BAGHDAD, (Reuters) – Al Qaeda in Iraq has claimed responsibility for two attacks against its former Sunni Muslim allies which killed at least 43 people last Sunday.
In the deadliest attack, a suicide bomber struck members of the government-backed “Sahwa” militia as they lined up to be paid on Baghdad’s southwestern outskirts, killing at least 39 and wounding 41, Iraqi security sources said.
In the second, a suicide bomber killed four and wounded six at a meeting of local Sunni militia leaders in western Iraq, near the Syrian border, police in Anbar province said.
In a statement posted on a website often used by Islamists, al Qaeda said it had conducted the attacks as part of action against “leaders of apostasy”, a term used for Sunni fighters who once allied with al Qaeda but turned on the militant group in 2006/07, helping U.S. forces turn the tide in the war.
“A lion of the Islamic State managed to intrude among the cattle after they were blinded by pickings of money thrown by the … government and they fell into the torture of God,” the statement said.
Sunni Islamist insurgents linked to al Qaeda have sought to exploit the political vacuum created by a failure of Sunni, Shi’ite and Kurdish factions to agree on a coalition government following an inconclusive March 7 parliamentary election, and have carried out a series of attacks since the vote.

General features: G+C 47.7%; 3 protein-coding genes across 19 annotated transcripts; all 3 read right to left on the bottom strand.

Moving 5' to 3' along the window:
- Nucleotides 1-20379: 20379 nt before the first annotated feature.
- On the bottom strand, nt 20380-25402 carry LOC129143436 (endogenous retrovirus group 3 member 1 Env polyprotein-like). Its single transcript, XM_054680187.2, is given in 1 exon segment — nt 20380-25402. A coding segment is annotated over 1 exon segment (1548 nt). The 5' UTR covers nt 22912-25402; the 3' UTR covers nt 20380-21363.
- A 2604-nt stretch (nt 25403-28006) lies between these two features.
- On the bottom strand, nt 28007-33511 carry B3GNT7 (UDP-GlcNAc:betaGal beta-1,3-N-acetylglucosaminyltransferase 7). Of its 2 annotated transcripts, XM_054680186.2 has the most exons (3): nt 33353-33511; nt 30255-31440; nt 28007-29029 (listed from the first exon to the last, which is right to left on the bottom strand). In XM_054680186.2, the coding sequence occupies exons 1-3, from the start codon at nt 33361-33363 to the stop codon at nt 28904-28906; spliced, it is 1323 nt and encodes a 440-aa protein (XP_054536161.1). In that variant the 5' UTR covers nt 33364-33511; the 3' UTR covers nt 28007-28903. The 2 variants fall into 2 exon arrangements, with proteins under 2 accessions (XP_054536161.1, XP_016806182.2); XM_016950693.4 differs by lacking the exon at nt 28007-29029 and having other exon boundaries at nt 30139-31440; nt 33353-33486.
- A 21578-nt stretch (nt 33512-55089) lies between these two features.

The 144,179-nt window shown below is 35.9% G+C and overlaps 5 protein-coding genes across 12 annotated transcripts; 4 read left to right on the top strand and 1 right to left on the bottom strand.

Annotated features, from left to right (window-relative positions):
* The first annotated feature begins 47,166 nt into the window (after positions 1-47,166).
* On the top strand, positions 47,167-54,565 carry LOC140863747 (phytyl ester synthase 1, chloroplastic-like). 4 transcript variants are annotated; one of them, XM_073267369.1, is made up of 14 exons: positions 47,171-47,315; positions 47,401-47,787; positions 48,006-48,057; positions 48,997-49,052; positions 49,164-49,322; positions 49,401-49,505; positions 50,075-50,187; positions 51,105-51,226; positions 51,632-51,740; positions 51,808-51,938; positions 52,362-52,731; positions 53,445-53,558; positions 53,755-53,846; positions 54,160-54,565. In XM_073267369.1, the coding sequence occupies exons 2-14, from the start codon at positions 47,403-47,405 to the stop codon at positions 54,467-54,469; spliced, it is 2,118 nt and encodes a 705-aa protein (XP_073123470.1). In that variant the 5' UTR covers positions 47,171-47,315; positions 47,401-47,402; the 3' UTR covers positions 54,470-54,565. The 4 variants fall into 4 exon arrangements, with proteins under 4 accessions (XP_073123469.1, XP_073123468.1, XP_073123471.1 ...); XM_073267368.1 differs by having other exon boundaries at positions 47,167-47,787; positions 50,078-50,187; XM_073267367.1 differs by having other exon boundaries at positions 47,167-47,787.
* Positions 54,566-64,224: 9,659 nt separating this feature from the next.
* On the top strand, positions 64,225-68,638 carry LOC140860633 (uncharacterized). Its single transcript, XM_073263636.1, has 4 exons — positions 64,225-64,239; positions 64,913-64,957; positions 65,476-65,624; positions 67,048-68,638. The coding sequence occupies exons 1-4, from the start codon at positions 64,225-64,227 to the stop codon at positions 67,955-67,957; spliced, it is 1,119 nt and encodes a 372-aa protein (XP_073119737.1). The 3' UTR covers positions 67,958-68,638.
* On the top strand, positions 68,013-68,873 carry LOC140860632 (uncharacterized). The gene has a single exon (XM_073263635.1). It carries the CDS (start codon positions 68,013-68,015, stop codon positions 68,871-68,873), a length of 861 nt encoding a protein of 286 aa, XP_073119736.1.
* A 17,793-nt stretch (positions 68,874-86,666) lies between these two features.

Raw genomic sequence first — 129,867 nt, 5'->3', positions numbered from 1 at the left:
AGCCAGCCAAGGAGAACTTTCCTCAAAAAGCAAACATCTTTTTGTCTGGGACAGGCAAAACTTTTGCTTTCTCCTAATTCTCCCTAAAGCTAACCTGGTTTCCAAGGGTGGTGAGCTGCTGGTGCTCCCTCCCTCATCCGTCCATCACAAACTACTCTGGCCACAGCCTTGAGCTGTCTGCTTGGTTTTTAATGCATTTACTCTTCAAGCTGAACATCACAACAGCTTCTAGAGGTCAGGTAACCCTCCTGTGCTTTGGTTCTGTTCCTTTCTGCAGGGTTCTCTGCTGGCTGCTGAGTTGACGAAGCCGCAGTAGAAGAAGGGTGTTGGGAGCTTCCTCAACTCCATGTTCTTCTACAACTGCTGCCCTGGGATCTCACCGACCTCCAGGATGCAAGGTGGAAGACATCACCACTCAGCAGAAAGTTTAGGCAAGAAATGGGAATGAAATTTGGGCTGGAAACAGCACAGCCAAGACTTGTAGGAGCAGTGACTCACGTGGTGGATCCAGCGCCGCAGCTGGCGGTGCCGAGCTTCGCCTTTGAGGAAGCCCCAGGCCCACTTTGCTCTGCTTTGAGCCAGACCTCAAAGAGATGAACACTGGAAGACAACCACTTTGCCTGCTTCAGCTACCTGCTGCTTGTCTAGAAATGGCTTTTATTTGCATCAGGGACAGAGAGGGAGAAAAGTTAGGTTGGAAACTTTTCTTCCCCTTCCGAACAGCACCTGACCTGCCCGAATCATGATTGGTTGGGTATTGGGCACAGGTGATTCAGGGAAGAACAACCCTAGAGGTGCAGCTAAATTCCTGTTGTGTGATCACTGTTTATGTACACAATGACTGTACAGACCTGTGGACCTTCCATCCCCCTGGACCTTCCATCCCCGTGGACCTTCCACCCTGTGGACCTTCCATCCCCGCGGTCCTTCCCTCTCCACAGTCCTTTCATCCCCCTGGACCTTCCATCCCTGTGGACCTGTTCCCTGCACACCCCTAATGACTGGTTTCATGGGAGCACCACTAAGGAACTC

Sahwa leaders have been among the primary targets. Some of the attacks have been attributed to acts of revenge by former fellow insurgents, while others have been blamed on long-running blood feuds between families.
The sectarian conflict between once dominant Sunnis and majority Shi’ites that began after the 2003 U.S.-led invasion has largely subsided but a Sunni Islamist insurgency persists.
The U.S. military has increasingly taken a backseat role since pulling out of Iraqi urban centers in June last year and U.S. troops will end combat operations formally on August 31, before a full withdrawal next year
U.S. military leaders say al Qaeda’s capabilities in Iraq have been severely degraded in recent months.
General Ray Odierno, the top U.S. military commander in Iraq, said in early June that 34 of the top 42 al Qaeda leaders in Iraq had been killed or captured in the previous 90 days.